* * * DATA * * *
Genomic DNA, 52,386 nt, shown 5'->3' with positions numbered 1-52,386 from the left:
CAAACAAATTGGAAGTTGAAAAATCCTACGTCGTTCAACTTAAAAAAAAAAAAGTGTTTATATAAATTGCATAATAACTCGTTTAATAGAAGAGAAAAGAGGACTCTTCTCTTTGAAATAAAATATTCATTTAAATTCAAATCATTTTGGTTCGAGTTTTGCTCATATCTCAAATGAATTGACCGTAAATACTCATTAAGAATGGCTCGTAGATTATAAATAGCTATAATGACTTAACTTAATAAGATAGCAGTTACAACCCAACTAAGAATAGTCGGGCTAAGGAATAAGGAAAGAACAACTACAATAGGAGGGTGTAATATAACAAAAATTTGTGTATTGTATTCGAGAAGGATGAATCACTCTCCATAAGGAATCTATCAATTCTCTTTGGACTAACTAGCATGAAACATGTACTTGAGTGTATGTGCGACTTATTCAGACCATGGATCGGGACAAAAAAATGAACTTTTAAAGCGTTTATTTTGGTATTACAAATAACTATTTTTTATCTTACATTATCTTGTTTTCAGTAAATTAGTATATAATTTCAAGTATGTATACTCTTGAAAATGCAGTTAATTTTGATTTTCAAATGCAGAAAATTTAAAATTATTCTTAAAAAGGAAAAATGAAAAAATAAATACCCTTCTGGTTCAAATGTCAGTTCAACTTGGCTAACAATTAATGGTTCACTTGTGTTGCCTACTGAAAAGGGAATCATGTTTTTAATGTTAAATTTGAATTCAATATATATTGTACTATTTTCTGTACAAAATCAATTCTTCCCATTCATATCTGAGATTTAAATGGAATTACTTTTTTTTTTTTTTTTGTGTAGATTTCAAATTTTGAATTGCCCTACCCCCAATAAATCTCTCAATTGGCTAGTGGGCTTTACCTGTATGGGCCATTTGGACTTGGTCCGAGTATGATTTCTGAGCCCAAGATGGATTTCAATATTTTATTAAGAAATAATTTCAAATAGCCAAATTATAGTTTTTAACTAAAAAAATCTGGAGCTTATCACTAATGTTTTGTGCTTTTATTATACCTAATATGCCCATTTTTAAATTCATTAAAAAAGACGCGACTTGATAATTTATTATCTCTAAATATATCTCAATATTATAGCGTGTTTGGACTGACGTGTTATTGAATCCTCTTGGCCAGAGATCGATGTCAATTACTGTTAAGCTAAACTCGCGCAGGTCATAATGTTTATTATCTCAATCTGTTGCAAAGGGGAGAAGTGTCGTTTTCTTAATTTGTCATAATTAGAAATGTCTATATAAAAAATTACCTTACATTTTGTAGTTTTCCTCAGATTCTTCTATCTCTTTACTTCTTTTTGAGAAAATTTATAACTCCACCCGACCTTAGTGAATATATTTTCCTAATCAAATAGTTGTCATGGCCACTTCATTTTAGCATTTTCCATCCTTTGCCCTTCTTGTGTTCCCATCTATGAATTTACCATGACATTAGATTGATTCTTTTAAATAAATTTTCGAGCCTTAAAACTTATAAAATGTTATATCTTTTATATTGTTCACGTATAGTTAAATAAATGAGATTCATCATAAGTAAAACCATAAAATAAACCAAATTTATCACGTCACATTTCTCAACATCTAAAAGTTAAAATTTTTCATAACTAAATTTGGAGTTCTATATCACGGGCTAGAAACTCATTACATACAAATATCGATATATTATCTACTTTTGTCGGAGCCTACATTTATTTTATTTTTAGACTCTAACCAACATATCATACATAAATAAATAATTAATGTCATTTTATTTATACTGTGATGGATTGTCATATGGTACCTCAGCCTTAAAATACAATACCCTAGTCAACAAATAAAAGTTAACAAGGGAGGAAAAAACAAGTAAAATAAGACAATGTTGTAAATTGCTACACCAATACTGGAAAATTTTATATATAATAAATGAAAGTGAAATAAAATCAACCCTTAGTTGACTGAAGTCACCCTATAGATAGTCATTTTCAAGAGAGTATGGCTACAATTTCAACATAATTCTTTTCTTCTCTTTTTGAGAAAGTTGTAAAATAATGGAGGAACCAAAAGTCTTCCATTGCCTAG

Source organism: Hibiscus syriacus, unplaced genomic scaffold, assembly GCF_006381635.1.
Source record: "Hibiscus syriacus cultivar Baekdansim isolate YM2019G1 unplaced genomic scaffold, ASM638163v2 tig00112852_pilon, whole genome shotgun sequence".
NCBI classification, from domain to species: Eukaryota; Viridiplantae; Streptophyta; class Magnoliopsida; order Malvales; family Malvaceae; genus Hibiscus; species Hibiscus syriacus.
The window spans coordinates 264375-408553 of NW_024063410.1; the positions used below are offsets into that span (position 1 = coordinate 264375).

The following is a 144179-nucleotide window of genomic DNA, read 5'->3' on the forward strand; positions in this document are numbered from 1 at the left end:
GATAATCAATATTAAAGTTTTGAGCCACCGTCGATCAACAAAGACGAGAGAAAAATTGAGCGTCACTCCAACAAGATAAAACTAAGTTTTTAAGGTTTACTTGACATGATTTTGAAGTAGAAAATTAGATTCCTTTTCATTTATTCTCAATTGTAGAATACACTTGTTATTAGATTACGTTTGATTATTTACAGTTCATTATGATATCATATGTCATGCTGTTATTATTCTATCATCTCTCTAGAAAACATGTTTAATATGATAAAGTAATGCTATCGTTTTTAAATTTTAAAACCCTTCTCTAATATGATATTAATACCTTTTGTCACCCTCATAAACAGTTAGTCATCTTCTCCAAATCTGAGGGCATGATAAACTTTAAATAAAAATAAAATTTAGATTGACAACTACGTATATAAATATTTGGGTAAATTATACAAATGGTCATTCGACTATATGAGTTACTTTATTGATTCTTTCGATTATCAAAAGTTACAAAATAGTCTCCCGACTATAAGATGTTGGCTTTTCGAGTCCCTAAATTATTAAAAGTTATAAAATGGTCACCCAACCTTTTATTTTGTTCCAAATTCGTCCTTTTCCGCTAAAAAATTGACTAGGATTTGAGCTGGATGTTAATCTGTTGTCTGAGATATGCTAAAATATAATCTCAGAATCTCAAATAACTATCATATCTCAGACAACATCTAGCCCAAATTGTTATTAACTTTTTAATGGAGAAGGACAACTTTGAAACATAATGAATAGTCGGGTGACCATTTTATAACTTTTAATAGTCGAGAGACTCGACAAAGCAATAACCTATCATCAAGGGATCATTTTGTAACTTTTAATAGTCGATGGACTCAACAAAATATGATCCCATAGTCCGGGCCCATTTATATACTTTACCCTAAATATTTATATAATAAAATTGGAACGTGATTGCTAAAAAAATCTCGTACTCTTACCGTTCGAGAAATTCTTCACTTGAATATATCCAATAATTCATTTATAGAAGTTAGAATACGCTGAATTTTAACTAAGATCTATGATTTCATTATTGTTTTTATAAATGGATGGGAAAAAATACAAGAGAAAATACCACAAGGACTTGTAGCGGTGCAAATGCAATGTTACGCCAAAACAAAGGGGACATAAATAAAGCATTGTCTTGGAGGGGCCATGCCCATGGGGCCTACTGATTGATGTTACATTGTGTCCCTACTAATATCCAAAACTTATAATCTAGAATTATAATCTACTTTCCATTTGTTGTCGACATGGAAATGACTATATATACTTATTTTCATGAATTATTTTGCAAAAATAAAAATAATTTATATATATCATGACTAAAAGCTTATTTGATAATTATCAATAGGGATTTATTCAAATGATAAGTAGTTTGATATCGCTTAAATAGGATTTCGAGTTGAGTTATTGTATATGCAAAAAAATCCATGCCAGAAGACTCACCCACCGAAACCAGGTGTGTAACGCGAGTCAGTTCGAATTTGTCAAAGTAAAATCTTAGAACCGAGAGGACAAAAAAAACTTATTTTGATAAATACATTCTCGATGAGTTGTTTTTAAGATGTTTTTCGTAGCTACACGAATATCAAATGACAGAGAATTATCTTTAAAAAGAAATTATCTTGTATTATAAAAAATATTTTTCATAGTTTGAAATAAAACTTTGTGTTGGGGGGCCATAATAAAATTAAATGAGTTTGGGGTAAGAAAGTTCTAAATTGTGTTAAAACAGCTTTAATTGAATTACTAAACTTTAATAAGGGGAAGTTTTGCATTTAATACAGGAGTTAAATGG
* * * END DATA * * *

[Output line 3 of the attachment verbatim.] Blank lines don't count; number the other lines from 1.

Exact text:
Source organism: Hibiscus syriacus, unplaced genomic scaffold, assembly GCF_006381635.1.